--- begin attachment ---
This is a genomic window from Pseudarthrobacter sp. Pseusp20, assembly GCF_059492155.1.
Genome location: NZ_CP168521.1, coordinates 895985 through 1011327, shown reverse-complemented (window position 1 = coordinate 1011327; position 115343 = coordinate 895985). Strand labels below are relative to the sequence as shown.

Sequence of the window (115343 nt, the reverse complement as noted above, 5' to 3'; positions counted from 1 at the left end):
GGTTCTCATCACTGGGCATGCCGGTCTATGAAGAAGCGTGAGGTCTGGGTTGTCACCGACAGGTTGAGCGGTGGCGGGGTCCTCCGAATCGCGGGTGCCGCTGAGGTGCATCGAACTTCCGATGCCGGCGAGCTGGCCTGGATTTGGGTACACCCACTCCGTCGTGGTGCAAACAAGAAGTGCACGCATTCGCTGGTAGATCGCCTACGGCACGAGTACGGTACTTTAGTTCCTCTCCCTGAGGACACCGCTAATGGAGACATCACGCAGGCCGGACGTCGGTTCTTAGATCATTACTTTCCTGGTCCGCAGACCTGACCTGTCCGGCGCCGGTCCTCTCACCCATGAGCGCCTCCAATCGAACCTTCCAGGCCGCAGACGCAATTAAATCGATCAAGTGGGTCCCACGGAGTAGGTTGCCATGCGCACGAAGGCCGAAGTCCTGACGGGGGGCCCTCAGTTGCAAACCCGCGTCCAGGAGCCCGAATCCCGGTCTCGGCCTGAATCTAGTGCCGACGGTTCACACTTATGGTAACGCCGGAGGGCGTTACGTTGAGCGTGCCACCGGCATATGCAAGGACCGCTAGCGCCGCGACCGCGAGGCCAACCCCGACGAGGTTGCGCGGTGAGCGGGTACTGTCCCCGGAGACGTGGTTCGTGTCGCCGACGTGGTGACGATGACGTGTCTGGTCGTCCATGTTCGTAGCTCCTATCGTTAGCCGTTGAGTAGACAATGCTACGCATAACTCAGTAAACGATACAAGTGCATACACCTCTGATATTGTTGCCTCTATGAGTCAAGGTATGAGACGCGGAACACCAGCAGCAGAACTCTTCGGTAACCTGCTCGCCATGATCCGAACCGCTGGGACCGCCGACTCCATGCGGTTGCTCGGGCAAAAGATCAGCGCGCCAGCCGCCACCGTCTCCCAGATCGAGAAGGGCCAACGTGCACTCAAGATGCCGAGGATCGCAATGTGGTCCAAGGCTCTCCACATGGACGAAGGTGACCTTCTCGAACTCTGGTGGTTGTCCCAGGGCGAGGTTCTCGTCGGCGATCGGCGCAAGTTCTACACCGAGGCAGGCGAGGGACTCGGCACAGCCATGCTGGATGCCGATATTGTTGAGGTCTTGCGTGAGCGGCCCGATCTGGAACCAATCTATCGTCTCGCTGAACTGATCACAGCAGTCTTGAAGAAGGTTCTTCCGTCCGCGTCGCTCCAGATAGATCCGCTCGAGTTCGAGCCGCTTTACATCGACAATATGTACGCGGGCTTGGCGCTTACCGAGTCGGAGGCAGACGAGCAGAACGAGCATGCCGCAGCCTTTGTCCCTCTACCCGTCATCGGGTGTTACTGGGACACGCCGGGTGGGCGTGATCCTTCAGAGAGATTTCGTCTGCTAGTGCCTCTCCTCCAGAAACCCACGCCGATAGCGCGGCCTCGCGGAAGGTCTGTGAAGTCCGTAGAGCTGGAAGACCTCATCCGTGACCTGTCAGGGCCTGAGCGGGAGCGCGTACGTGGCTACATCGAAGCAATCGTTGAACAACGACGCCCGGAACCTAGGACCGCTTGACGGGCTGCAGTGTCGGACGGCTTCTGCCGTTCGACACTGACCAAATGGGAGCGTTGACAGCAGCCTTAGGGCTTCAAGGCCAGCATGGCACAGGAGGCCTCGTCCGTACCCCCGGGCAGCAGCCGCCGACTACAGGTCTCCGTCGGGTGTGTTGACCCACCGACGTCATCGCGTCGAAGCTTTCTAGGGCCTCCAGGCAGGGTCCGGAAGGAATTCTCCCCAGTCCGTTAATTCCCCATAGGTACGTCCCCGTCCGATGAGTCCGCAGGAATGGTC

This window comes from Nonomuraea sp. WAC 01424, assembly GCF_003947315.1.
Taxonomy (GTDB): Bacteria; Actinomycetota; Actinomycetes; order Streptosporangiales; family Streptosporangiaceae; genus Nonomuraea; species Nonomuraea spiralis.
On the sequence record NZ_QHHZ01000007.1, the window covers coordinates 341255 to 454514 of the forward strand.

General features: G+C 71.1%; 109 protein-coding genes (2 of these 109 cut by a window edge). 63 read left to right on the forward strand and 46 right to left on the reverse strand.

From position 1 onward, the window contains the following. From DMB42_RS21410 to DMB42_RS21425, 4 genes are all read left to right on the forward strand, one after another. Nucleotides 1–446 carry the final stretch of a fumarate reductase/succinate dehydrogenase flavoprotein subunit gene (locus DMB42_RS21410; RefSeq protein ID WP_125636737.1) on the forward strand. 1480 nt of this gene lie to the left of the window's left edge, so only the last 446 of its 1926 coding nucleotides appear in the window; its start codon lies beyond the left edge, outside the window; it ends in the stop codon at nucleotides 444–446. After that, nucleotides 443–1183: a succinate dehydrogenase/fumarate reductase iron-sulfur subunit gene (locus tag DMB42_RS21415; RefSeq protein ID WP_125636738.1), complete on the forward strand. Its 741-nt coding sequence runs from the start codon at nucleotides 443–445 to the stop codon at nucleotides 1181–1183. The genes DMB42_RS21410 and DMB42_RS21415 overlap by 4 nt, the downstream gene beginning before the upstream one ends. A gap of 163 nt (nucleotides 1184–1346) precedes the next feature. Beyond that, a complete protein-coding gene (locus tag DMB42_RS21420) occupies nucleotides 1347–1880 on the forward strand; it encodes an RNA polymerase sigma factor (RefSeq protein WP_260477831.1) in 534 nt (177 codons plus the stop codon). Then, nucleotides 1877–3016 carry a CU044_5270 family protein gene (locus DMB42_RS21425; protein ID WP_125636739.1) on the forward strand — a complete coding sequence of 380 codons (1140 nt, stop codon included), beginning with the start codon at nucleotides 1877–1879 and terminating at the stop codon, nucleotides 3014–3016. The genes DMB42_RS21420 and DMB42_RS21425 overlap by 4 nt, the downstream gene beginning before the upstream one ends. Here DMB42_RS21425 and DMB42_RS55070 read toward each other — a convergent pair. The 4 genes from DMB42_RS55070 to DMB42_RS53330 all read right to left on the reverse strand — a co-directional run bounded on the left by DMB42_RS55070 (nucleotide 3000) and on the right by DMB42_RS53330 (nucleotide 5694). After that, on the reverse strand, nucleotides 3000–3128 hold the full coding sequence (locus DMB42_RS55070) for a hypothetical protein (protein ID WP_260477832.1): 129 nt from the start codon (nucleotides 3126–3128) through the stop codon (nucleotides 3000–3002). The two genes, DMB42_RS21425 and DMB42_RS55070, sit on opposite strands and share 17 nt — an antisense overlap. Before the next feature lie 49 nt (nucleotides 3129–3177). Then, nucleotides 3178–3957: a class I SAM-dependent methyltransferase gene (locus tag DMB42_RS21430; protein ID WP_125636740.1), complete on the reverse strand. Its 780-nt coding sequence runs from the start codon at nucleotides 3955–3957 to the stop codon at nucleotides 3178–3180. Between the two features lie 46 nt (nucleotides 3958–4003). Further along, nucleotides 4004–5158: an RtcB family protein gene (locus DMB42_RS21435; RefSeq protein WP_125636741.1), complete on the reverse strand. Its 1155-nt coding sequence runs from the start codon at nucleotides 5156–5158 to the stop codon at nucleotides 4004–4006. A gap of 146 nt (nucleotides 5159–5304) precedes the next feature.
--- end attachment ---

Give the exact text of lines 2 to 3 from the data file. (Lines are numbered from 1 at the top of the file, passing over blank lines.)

Genome location: NZ_CP168521.1, coordinates 895985 through 1011327, shown reverse-complemented (window position 1 = coordinate 1011327; position 115343 = coordinate 895985). Strand labels below are relative to the sequence as shown.

Sequence of the window (115343 nt, the reverse complement as noted above, 5' to 3'; positions counted from 1 at the left end):